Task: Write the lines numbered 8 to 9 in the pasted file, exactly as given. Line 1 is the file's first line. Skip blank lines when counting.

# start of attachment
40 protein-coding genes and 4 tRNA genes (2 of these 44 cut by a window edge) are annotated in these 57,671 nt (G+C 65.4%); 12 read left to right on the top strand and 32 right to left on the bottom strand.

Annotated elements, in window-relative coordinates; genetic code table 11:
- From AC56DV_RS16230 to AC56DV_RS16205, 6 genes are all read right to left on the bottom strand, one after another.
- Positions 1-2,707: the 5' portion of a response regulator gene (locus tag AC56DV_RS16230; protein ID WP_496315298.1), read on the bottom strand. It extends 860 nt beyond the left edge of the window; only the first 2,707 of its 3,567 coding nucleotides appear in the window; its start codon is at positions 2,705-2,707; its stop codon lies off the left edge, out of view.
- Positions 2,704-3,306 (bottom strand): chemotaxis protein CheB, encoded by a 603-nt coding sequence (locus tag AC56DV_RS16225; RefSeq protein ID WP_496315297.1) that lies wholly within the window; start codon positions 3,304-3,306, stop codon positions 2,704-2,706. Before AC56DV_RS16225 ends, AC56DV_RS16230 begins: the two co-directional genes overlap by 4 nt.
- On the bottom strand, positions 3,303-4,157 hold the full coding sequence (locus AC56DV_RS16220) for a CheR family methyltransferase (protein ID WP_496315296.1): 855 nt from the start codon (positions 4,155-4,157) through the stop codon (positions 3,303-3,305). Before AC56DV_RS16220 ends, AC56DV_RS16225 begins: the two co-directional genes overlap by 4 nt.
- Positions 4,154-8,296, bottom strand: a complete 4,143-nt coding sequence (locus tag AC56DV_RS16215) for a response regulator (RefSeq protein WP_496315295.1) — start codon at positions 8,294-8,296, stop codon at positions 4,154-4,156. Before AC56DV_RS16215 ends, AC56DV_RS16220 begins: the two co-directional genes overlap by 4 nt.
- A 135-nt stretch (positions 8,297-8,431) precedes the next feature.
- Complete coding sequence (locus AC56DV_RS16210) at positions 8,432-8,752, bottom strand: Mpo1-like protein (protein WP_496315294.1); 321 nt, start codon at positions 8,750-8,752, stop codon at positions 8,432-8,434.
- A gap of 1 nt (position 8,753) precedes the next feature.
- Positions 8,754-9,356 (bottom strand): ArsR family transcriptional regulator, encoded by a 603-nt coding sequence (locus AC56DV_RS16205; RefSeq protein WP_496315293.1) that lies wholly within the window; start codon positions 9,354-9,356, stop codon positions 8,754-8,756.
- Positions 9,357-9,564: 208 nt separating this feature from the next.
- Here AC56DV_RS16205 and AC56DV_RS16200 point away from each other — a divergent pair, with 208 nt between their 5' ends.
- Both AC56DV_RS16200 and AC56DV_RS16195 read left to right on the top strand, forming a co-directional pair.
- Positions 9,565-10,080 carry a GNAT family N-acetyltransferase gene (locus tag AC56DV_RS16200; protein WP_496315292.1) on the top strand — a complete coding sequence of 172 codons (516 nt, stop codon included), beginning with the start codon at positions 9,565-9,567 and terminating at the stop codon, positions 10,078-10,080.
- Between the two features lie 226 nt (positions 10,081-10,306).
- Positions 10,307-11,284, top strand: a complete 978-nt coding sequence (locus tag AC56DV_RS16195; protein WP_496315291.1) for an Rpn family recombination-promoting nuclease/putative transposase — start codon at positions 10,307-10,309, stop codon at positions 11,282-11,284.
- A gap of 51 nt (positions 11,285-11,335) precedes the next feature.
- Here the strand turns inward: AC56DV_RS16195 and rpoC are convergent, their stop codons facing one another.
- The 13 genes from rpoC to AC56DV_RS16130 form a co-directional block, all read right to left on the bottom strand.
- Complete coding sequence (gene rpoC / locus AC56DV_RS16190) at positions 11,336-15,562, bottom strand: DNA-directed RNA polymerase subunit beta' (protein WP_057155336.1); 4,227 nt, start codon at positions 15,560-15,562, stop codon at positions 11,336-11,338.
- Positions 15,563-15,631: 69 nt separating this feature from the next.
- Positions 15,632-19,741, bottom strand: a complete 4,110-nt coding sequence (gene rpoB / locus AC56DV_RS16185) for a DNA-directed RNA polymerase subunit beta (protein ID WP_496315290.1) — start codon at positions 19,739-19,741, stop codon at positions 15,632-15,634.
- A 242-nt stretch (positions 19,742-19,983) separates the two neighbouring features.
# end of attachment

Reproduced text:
- A 135-nt stretch (positions 8,297-8,431) precedes the next feature.
- Complete coding sequence (locus AC56DV_RS16210) at positions 8,432-8,752, bottom strand: Mpo1-like protein (protein WP_496315294.1); 321 nt, start codon at positions 8,750-8,752, stop codon at positions 8,432-8,434.